butterfly in a mirror

We used our chenille (pipe cleaner) letters to practice letter formation, using all the letters that are in the word butterfly.  I would have preferred using lower case, “baby” letters for this, but can’t find them anywhere.  Now, I’m starting to question whether I ever made them in lower case!  It is too late to make them now since M seems to be getting past the need for them pretty quickly, so we just used the upper case ones.butterfly unit (5)

To do this activity, M traces the letter on the card with his finger, then practices writing it in a tray of flour:butterfly unit (4)

After doing all the letters, we played a little game with these cards.  M shut his eyes, and I took his finger and traced the letter on one of the cards; he tried to guess, from touch alone, which letter he was tracing (I gave him a choice between 2 of the letters to make it easier).  This was a fun game and he enjoyed it enough that we actually got through all of the letters!

Then onto a little play dough fun.  I printed out a page with “butterfly” written on it, all in lowercase letters.  M rolled some play dough into “snakes” and used them to form the letters.  I explained that we normally would write butterfly in lowercase letters, like this:butterfly unit (3)
I am not proud of what happened next, but at this point we were getting a bit silly (that never happens in your house, right?), and in the interest of pursuing knowledge with a 5 year old boy, I told him what the first 4 letters of butterfly spell by themselves.  Then I told him what it spells with the “er” added.  And soon there were all kinds of jokes about butt butter and “Oh, would you like some butt butter on your toast, sir?” and that sort of thing.  I am not winning any mother of the year awards this year, but I am also not really trying.   And, yes, he did actually learn something too. ;)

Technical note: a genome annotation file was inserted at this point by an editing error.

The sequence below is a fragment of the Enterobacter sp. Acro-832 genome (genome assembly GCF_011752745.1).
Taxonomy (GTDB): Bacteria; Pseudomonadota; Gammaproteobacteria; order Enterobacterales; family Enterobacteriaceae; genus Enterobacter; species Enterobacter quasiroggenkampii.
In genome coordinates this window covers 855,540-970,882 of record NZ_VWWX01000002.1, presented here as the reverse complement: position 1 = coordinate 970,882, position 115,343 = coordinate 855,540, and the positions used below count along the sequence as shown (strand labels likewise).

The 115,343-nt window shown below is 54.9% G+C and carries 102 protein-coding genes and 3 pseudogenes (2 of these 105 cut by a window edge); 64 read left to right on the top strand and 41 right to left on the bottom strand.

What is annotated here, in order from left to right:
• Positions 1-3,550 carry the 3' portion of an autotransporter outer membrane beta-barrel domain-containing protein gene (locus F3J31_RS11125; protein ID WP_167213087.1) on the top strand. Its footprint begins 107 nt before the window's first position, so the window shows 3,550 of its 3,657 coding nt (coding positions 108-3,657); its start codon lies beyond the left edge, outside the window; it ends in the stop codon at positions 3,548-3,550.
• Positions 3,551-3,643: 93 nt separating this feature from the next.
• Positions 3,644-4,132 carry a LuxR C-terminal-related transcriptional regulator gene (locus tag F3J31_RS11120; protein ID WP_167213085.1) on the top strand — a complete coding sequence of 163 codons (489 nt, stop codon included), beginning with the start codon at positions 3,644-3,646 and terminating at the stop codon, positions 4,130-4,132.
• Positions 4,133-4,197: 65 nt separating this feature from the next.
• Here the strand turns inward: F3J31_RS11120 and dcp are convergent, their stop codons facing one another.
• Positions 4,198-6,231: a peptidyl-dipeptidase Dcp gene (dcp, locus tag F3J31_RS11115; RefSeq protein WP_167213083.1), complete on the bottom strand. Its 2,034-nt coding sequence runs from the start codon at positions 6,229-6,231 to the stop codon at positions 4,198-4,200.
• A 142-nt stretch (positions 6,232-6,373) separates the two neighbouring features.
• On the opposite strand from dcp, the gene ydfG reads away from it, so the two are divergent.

Here is a list of the books we read during this little unit; not all are listed, only the ones we liked. ;)

Just for Fun:
I whipped up a quick roll-and-draw game to go with our butterfly theme.  It reinforces some of the vocab for parts of a butterfly, and works a little on those fine motor skills too.  You can print our Roll-a-Butterfly page, if you are interested! butterfly drawing game
All the players get a blank sheet of paper.  Each player rolls the die and draws the part of the butterfly that the number corresponds to on the guide sheet.  The first to draw a complete butterfly is the winner.  M actually liked this, and started singing the “Head, thorax, abdomen (six legs!)” song again. :) 

There were a few other things I planned to do with M this week – another math game, and an art project – but it was a really hard week on us.  I don’t know if we just need to get back into the swing of things or what, but neither M nor I were really into much that we did.  I was very discouraged by week’s end, and ready to give up!   However, writing and then reading over all that we did helps my perspective a bit.  What do you do when you have a very discouraging week and feel like anyone else in the world could do a better job of teaching your child than you are doing?  Feel free to give me a pep talk, I definitely need one, and am not too proud to beg. ;)

Linking this post up to  Preschool Corner and Weekly Wrap-Up, and 
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Check them out for some great homeschooling posts!

Have a beautiful day! :)